We have maintained support for the war in Vietnam for four years by a combination of drastic military measures and the demonstration to the American people that we were pursuing a peaceful course. Therefore, our general strategy at these meetings, as during the four years, was to accept enough of the North Vietnamese proposals to enable us to show that we have been reasonable, but not enough to achieve the objectives of the Communists. In this respect, our tactics were bound to be different. Our tactics were different, but our strategy was not different from yours.

Now let me review the situation session by session, unless I am going into too much detail, Mr. President. It will be repetitious as far as the President is concerned because he knows it all in detail.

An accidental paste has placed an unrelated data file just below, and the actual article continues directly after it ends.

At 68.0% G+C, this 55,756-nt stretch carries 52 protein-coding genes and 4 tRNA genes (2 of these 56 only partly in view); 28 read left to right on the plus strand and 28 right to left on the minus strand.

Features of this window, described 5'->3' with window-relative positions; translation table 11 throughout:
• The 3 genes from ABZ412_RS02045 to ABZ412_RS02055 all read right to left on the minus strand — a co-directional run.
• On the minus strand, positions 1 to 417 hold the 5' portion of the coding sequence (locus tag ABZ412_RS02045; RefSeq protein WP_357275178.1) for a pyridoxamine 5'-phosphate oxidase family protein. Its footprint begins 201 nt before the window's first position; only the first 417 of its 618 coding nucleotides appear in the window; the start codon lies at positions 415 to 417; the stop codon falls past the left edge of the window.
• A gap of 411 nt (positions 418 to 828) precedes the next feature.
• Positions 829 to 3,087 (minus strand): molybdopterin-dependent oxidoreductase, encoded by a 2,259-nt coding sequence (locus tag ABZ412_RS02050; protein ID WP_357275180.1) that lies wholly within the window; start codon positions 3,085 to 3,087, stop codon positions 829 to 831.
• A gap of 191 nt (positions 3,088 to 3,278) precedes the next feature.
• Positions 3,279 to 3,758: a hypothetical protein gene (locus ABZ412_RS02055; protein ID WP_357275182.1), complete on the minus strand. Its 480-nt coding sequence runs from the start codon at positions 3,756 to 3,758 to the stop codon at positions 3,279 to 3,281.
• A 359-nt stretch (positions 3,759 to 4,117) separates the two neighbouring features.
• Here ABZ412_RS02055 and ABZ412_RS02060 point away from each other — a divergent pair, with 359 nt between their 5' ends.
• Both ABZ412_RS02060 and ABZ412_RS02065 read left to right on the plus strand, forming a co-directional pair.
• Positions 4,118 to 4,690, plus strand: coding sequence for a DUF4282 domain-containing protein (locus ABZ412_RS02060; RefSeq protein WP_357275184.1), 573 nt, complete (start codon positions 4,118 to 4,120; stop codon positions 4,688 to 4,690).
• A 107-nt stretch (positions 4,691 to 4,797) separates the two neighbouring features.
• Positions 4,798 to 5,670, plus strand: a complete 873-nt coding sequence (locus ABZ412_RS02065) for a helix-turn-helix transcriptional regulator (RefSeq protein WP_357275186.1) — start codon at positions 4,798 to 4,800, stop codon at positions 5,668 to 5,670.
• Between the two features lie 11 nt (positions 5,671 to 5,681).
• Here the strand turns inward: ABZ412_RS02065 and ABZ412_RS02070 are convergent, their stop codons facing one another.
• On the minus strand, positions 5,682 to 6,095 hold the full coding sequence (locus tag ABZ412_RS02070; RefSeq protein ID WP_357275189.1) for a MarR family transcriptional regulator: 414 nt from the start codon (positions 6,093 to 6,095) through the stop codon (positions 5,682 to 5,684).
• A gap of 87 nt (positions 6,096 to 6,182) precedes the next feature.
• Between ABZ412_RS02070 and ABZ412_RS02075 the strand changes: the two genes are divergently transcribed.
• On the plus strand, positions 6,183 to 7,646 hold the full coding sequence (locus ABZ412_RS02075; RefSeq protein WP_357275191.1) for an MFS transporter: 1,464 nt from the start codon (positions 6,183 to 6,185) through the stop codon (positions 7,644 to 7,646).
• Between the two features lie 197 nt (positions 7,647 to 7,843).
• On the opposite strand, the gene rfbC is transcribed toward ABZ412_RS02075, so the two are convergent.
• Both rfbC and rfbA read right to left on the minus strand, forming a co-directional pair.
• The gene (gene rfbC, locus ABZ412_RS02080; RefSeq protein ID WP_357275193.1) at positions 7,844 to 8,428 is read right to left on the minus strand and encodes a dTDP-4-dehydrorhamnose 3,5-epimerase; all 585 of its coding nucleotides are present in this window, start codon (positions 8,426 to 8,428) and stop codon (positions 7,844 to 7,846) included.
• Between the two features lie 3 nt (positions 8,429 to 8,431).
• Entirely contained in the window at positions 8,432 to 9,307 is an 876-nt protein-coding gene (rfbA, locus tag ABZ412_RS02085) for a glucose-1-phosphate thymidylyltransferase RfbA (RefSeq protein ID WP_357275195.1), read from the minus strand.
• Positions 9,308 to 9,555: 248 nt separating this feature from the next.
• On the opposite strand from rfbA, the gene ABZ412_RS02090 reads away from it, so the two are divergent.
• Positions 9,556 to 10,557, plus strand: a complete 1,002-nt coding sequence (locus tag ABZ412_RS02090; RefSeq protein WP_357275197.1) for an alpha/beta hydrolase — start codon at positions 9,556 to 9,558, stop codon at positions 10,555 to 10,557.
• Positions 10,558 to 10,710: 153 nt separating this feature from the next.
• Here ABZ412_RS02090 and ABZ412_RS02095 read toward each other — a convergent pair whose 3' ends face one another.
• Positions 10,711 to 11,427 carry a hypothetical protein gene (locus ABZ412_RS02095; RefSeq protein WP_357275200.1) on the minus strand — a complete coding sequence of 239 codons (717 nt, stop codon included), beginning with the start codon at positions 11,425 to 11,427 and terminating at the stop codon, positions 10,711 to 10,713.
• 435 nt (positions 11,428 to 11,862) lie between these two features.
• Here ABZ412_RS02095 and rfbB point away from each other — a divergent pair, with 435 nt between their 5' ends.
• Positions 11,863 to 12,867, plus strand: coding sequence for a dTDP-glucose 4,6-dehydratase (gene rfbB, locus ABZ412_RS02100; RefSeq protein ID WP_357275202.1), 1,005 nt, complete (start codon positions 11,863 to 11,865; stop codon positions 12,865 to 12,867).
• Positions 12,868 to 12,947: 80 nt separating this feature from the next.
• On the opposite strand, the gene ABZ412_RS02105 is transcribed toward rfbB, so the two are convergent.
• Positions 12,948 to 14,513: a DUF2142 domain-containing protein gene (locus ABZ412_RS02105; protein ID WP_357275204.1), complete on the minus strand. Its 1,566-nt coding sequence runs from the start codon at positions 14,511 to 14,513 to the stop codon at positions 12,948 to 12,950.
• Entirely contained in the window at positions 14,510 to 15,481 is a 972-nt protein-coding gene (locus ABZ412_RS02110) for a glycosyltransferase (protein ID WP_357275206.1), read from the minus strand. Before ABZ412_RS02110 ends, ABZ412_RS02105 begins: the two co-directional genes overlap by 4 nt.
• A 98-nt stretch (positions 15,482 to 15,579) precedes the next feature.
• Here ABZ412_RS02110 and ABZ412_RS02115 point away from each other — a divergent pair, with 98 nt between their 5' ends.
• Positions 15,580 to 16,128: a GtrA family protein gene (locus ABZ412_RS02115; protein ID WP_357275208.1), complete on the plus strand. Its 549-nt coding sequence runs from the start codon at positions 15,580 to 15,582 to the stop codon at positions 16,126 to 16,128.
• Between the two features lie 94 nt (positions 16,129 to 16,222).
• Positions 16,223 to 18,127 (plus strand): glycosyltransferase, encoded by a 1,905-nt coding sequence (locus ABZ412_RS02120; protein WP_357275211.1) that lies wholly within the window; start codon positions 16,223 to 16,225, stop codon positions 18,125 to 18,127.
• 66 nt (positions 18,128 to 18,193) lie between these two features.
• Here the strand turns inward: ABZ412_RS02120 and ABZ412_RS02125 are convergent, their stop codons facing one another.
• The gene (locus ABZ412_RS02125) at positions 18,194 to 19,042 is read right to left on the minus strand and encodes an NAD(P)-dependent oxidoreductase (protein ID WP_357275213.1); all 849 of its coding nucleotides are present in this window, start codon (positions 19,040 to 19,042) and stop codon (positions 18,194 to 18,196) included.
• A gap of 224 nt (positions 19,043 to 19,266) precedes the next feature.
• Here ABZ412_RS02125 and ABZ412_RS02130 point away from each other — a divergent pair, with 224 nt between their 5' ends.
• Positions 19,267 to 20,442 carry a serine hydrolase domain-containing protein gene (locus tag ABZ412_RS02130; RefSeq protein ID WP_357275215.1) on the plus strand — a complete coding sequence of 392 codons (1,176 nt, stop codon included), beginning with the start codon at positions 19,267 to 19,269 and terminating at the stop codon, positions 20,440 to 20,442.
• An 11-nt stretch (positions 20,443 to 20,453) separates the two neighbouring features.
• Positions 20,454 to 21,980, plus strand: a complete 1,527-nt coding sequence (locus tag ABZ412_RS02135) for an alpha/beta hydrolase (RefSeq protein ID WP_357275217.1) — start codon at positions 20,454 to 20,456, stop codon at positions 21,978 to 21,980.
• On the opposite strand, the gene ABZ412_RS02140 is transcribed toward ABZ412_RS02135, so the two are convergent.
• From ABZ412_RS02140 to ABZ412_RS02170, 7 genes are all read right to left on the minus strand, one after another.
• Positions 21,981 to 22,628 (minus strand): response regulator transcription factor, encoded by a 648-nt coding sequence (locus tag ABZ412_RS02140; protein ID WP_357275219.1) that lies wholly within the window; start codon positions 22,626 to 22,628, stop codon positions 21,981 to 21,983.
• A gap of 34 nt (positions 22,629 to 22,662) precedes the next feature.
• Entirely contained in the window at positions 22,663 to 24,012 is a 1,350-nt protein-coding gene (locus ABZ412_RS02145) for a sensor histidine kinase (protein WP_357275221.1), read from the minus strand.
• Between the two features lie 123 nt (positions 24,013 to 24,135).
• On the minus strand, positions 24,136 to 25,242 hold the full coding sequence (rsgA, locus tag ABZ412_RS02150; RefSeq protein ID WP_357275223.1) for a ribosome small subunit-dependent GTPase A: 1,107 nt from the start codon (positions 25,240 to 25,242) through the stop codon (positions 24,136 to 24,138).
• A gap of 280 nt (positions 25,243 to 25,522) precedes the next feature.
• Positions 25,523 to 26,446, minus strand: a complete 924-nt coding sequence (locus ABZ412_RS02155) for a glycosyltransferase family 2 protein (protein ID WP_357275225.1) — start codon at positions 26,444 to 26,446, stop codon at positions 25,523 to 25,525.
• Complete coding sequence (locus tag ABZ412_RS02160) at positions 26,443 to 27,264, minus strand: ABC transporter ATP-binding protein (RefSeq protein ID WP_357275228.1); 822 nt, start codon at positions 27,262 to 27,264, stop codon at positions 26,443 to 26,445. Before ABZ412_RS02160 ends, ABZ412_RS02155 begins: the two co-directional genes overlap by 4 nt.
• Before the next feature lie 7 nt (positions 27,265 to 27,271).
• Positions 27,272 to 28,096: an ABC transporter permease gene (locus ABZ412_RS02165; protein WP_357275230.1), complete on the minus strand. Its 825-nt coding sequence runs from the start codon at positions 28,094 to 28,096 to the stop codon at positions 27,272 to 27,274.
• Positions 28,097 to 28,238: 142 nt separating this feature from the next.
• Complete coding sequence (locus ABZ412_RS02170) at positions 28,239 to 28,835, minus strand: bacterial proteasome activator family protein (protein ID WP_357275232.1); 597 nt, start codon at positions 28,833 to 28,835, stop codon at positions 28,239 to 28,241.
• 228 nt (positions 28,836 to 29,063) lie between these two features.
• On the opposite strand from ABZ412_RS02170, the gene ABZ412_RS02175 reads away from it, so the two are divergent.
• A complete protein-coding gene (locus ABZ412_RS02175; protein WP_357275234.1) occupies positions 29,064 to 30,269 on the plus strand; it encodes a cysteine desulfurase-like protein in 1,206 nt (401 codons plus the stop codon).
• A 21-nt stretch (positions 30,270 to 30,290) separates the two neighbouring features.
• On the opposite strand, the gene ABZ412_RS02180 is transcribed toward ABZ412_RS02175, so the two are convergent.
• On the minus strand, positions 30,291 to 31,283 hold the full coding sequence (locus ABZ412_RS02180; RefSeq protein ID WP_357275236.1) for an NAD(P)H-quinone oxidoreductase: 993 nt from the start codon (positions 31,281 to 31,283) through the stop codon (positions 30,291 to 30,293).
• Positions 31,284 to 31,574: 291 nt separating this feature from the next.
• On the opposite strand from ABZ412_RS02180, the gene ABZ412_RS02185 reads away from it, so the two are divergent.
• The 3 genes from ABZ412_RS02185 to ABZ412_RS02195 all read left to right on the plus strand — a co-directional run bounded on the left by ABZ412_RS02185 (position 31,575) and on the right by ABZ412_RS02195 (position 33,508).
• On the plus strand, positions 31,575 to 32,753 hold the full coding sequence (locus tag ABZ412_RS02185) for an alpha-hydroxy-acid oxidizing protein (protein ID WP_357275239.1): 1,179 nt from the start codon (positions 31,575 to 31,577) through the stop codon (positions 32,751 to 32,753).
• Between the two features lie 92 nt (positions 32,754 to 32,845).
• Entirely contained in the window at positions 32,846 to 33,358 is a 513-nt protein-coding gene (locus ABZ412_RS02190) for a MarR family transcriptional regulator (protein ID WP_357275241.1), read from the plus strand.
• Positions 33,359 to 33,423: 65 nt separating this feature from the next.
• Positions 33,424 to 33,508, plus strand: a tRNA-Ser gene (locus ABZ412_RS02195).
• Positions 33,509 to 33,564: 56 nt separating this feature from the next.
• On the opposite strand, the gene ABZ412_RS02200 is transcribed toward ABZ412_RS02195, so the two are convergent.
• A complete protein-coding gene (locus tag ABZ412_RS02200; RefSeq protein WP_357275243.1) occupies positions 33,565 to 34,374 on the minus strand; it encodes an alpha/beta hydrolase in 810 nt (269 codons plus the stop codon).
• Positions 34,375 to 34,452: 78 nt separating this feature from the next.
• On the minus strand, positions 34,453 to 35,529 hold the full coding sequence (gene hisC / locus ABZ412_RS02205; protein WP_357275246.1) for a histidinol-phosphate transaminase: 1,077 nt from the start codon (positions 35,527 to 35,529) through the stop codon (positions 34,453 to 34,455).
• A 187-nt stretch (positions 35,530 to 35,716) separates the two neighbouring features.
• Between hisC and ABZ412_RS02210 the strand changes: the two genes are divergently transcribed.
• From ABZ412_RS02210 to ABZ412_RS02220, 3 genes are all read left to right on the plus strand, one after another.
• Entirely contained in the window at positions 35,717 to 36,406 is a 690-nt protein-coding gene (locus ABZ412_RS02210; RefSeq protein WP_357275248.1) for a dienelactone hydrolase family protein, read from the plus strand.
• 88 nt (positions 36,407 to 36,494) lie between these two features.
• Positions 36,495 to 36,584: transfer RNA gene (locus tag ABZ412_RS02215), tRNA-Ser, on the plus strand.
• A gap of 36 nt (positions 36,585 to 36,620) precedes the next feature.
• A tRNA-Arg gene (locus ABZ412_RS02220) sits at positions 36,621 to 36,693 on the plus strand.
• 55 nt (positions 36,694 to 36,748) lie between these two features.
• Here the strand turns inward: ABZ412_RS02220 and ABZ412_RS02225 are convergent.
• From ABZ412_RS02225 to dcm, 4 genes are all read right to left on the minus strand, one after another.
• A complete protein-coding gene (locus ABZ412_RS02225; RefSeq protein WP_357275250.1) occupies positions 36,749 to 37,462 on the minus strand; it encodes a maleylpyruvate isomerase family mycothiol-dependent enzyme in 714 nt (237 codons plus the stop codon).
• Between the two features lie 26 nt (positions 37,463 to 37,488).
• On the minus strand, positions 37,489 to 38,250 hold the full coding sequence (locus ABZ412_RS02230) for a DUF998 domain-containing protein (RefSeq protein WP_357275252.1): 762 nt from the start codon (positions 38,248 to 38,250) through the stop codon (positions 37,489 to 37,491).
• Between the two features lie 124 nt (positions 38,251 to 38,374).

My first meeting with Le Duc Tho was July 19. At that time he presented the 7 points and the 2 point elaboration. His proposal at that [Page 184] time was that President Thieu should resign, that the army and police forces of South Vietnam should be disbanded, that all prisoners should be freed, and that after all this was done, but before the ceasefire, the remaining government here was to negotiate with the Communists for a coalition government. And only after this government had negotiated with them and your army and police disbanded, and all prisoners released, after this government had agreed—all American support would be withdrawn, all American economic and military aid stopped, pacification stopped—only after you had agreed to a coalition government, then there would be a ceasefire. This was presented as what was described as good will and serious intent. I thought these demands were so outrageous that if negotiations broke down we would be in a very good position. We, of course, refused these demands and Tho further refused to discuss any military issues of the war until we had agreed to his political position.